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Publication numberUS5321648 A
Publication typeGrant
Application numberUS 08/048,168
Publication dateJun 14, 1994
Filing dateApr 15, 1993
Priority dateNov 6, 1990
Fee statusPaid
Also published asUS5236855
Publication number048168, 08048168, US 5321648 A, US 5321648A, US-A-5321648, US5321648 A, US5321648A
InventorsCharles H. Dennison, Pierre C. Fazan, Ruojia Lee, Yauh-Ching Liu
Original AssigneeMicron Technology, Inc.
Export CitationBiBTeX, EndNote, RefMan
External Links: USPTO, USPTO Assignment, Espacenet
Stacked V-cell capacitor using a disposable outer digit line spacer
US 5321648 A
Abstract
A stacked v-cell (SVC) capacitor using a modified stacked capacitor storage cell fabrication process. The SVC capacitor is made up of polysilicon structure, having a v-shaped cross-section, located at a buried contact and extending to an adjacent storage node overlaid by polysilicon with a dielectric sandwiched in between. The addition of the polysilicon structure increases storage capability 70% without enlarging the surface area defined for a normal stacked capacitor cell.
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Claims(5)
We claim:
1. A DRAM memory array constructed on a silicon substrate, said memory array comprising:
a plurality of active areas arranged in rows and columns, said active areas separated by isolation means, each of said active areas having a digit line junction, and a storage node junction;
a plurality of parallel conducting word lines aligned along said rows such that a digit line junction and a storage node junction within each active area are bridged by a word line, each word line being insulated from associated active areas by a gate dielectric layer;
a plurality of parallel conductive digit lines, aligned along said columns such that a digit line makes electrical contact with each digit line junction within a column, said digit lines running perpendicular to and over said word lines forming a 3-dimensional, waveform-like topology, said digit and word lines electrically separated from one another by isolation means; and
at least one storage capacitor for each active area, each capacitor having a storage node plate that is in electrical contact with its associated active area and a cell plate that is common to the entire array, each storage node plate being insulated from said cell plate by a capacitive dielectric layer and having a cross-sectional structure comprising a v-shaped structure residing inside a u-shaped structure.
2. The memory array of claim 1, wherein said capacitor comprises:
a conductively-doped first polysilicon layer, said first polysilicon layer conforming to said waveform-like topology having a plurality of peaks and valleys, said first polysilicon layer forming a u-shaped component having first and second ends, said first polysilicon layer making contact to said storage node junction at said first end with said second end being isolated from an adjacent active area by thick oxide, said first polysilicon layer thereby forming a portion of said storage node plate;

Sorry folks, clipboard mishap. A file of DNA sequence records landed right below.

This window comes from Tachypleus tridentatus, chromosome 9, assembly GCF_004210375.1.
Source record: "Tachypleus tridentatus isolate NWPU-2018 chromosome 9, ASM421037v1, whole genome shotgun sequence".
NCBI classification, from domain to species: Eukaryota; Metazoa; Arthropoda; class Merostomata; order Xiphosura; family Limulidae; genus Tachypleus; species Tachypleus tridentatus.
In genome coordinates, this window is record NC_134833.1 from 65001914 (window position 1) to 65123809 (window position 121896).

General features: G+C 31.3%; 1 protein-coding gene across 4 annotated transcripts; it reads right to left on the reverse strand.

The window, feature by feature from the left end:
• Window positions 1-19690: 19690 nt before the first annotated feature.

a second polysilicon layer comprising a patterned v-shaped component residing inside said u-shaped structure, said v-shaped component inside said u-shaped component forming said storage node plate;
an insulation layer of said capacitor dielectric being adjacent to said storage node plate and coextensive therewith except at region for said contact at said first end and said isolation at said second end; and
a conductively-doped third polysilicon layer forming said cell plate, said cell plate having upper and lower surfaces and being adjacent to said capacitor dielectric layer and coextensive therewith.
3. A structure as recited in claim 2, wherein said first and second polysilicon layers have a rugged, textured surface.
4. A stacked capacitor structure comprising:
a conductively-doped first polysilicon layer, said first polysilicon layer conforming to a waveform-like topology having a plurality of peaks and valleys, said first polysilicon layer forming a u-shaped component having first and second ends, said first polysilicon layer making contact to said storage node junction at said first end with said second end being isolated from an adjacent active area by thick oxide, said first polysilicon layer thereby forming a portion of said storage node plate;
a second polysilicon layer comprising a patterned v-shaped component residing inside said u-shaped structure, said v-shaped component inside said u-shaped component forming said storage node plate;
an insulation layer of said capacitor dielectric being adjacent to said storage node plate and coextensive therewith except at region for said contact at said first end and said isolation at said second end; and
a conductively-doped third polysilicon layer forming said cell plate, said cell plate having upper and lower surfaces and being adjacent to said capacitor dielectric layer and coextensive therewith.
5. A structure as recited in claim 4, wherein said first and second polysilicon layers have a rugged, textured surface.
Description
CROSS-REFERENCE TO RELATED APPLICATION